I'm reviving a book I reviewed on here right at the beginning
The Secret River by Kate Grenville, it is one of the few that has made a 4* review for me this year which would mean it needs to be outstanding and leave me with the feeling that I have just been part of something very special. 5* in case you are wondering involves me hyperventilating and needing a bag to breath into.
It's all very subjective I know but plenty are in agreement with me over this book which won the 2006 Commonwealth Writer's Prize.
I actually dragged myself away from Canada to read my way into the Australian outback and there is an excellent interview with Kate Grenville in this weekend's press.
It is customary for recipients of this award to make some protest at having to receive their prize;some refuse to attend the ceremony with the Queen at the Palace others refuse to curtsy. I assumed this was any men who win it but actually it was Andrea Levy last year for Small Island. I've no news on what Kate Grenville did or didn't do but she does report that she was impressed with the Queen's knowledge on the subject of the aborigines.
One aspect of this book which I appreciated was Kate Grenville's balanced and non-judgemental approach to a very delicate and embarrassing issue namely that of the treatment of the first nation inhabitants.The Secret River traces the lives of a Thames Lighterman and his family deported to Australia in 1806 for stealing timber. Their arrival and the subsequent colonisation of the aboriginal lands makes for both moving and revealing reading as Kate Grenville ships you reluctantly out onto the Hawksebury River, by this time she has instilled as much doubt in you as a reader that this will succeed as in William's wife Sal. You are left stranded with the Thornhill family as they fight the elements to eke out an existence on land that has sustained the aboriginal people plentifully for eons because they know and understand it.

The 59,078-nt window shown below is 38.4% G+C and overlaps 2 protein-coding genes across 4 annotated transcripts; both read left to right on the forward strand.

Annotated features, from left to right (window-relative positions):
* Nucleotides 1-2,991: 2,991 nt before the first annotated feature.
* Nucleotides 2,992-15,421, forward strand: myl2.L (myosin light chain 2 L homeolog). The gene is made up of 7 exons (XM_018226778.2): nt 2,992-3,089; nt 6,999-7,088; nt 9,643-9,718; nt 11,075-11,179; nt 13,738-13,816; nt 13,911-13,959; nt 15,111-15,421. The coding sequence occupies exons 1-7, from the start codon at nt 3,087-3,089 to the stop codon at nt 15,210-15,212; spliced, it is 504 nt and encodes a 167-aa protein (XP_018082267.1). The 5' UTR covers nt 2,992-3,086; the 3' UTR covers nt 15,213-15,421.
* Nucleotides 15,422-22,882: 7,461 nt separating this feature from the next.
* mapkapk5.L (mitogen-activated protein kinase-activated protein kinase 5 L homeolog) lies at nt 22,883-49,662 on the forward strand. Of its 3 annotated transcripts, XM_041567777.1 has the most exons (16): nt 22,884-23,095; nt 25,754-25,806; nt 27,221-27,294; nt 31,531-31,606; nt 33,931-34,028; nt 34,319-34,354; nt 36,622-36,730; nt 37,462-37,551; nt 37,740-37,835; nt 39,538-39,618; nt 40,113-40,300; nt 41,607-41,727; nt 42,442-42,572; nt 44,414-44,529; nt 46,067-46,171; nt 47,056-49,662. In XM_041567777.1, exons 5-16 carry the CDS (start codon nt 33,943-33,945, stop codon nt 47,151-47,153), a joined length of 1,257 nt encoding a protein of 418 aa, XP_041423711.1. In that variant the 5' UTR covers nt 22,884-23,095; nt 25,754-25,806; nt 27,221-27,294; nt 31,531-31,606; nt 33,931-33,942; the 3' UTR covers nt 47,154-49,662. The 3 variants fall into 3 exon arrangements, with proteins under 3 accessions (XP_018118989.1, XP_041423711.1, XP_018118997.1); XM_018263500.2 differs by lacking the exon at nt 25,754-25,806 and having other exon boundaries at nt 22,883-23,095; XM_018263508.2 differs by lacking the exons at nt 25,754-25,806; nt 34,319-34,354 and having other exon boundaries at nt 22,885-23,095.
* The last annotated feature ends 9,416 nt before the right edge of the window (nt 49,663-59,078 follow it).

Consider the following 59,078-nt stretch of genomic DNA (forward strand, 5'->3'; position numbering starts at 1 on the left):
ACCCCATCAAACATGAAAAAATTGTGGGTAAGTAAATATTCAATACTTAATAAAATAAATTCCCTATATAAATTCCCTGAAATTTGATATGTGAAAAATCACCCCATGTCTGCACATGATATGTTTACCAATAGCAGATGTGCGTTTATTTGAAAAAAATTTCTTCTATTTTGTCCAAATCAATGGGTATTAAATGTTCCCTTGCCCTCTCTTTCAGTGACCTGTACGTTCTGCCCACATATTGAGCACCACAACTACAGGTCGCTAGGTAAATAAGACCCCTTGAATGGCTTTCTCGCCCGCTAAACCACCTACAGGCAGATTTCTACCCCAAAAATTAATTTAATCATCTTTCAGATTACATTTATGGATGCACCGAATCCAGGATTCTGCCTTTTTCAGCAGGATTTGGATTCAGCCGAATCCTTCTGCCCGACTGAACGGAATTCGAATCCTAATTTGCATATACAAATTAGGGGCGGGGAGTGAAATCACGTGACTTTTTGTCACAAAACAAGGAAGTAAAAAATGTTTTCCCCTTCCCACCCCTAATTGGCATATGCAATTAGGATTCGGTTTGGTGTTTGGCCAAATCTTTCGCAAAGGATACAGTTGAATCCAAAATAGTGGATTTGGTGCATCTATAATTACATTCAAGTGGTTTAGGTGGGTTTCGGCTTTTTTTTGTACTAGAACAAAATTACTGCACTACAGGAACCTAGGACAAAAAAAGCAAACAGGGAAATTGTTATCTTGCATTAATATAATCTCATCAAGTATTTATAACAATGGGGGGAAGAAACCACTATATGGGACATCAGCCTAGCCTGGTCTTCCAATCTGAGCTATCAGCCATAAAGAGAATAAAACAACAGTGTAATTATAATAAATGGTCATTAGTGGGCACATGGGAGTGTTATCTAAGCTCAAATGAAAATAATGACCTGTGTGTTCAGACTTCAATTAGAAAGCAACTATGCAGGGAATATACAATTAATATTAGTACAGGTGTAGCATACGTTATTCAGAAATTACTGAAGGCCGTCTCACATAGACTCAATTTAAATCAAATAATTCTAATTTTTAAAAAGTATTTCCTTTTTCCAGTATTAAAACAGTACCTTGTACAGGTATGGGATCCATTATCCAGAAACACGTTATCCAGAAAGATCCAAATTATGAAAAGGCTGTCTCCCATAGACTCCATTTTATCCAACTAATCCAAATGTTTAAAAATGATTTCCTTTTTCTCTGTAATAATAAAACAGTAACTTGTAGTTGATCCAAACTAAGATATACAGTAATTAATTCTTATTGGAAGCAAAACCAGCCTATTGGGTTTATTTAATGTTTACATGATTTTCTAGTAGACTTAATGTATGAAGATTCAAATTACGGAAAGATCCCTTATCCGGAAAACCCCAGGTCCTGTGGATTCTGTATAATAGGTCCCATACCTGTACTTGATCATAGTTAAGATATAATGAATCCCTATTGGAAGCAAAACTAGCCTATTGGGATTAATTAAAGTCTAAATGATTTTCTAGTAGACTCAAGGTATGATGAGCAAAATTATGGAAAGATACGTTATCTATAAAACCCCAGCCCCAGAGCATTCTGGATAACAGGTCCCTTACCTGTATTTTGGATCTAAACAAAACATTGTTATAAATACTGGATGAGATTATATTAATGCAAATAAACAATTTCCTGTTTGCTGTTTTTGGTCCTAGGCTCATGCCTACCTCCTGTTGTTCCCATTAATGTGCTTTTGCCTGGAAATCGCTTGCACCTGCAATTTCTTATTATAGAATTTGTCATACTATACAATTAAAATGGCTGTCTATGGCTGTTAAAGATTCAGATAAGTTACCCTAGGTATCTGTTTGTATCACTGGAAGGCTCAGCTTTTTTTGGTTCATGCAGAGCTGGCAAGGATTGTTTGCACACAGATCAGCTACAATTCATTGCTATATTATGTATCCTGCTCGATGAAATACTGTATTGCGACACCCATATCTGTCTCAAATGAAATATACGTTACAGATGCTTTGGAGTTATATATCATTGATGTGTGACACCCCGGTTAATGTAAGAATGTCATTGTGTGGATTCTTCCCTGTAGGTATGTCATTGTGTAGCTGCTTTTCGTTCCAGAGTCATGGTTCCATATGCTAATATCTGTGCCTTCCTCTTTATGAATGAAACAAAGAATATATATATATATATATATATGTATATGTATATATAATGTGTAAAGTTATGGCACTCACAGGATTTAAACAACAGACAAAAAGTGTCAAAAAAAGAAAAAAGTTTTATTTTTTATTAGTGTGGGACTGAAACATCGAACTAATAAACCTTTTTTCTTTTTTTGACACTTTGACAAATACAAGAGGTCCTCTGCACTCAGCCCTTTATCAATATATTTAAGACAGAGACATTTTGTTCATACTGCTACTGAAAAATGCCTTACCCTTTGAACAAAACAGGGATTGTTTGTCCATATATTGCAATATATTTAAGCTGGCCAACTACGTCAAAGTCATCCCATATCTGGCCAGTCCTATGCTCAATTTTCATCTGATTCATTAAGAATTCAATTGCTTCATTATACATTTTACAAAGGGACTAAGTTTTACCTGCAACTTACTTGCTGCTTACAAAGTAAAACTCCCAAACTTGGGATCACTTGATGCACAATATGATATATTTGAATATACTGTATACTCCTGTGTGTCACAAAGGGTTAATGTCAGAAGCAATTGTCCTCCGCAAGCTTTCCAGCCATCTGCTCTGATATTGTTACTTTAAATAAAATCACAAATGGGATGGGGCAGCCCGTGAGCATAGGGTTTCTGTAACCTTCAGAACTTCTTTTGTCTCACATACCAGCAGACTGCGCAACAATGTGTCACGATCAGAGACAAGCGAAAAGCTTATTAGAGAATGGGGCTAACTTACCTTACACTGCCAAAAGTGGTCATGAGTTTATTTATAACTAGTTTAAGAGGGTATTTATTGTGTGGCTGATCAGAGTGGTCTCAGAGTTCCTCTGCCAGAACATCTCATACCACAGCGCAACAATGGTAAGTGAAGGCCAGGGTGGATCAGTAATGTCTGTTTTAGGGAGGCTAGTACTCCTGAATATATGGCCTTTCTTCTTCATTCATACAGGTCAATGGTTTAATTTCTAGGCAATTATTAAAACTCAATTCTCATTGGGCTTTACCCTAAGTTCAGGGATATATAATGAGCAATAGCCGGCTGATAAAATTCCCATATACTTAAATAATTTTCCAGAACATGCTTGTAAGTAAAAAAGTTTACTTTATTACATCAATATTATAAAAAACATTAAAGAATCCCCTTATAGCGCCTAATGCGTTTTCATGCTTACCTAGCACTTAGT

She carefully represents the rights and apparent wrongs on both sides so evenly that by the end of the book you feel emotionally informed but truly divided and clearly able to see both sides of a situation that,according to Kate Grenville, remains largely unresolved.
The Thornhills ultimately get what they want but you are left feeling that they know the price was too high and somehow inexcusable.